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SAIPA says the 2014 Budget Speech didn't do enough for professional service SMEs

by , 05 March 2014
It's exactly a week sinceFinance Minister Pravin Gordhan delivered his 2014 Budget Speech in parliament. While several days have passed since the speech experts and professional bodies like theSouth African Institute of Professional Accountants (SAIPA) are still scrutinising Gordhan's speech. Continue reading to find out why the institute believes the speech didn't favour SMEs who provide professional services.

SAIPA has this to say about Gordhan's 2014 Budget Speech and SMEs

In this article, we highlighted the ten key tax points that Gordhan made during his budget speech.

When it comes to SMEs, we mentioned that the minister said small businesses will get more support by receiving the following:
  • Increased support and tax relief for entrepreneurs and small businesses.
  • Strengthened incentives for industry, including funding for special economic zones.
  • Training and financial support for nearly 500 000 subsistence and small-holder farmers.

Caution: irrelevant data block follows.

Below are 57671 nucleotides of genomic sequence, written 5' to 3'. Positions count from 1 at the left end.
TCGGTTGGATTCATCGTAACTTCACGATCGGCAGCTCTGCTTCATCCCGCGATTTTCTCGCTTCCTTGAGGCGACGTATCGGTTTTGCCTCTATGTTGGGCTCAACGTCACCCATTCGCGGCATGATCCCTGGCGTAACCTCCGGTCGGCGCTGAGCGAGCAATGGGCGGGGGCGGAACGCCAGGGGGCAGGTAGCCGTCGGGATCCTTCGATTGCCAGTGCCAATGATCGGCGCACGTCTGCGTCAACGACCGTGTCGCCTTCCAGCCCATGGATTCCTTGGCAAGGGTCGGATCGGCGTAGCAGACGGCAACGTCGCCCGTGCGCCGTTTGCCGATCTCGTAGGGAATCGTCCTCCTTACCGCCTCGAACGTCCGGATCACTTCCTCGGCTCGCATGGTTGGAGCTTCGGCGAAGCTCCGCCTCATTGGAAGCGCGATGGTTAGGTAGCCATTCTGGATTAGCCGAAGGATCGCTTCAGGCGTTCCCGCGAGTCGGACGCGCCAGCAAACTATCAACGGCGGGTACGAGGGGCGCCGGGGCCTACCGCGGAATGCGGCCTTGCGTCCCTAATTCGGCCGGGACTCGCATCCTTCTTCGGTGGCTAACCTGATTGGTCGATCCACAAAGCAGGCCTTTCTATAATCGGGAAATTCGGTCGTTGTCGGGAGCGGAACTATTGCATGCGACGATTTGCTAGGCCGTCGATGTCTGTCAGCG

So what's SAIPA's problem with Gordhan's pronouncements?

In a statement, Ettiene Retief, chairperson of the National Tax and SARS Stakeholders Committees at SAIPA says while they applaud the additional support given to SMEs in the 2014 budget, they believe the minister failed to extend this support to those SMEs providing professional services.

Retief says professional services like accounting and bookkeeping, administration, software development, architecture and drafting are all vital to an efficient modern economy. But the easing of the tax burden for SMEs explicitly excludes many of these businesses.

'This is counterproductive because these types of small or micro businesses provide just the sort of services that foster the growth of larger businesses and thus increase employment,' says Retief in the statement.

Retief continues to say that professional services SMEs need more support because they also facilitate the transfer of skills.

He says this is crucial especially considering that 'many people in our country simply don't have the opportunity to attend a college or university but still have an immense contribution to make to the economy, given half a chance.'

Essentially, Retief is arguing that, without support from government (easing of the tax burden), small-scale professional services won't be able to prosper and make a meaningful contribution towards the economy.

It remains to be seen if government will give more support to SMEs providing professional services. Hopefully what SAIPA is raising will be taken into account in the next budget speech.

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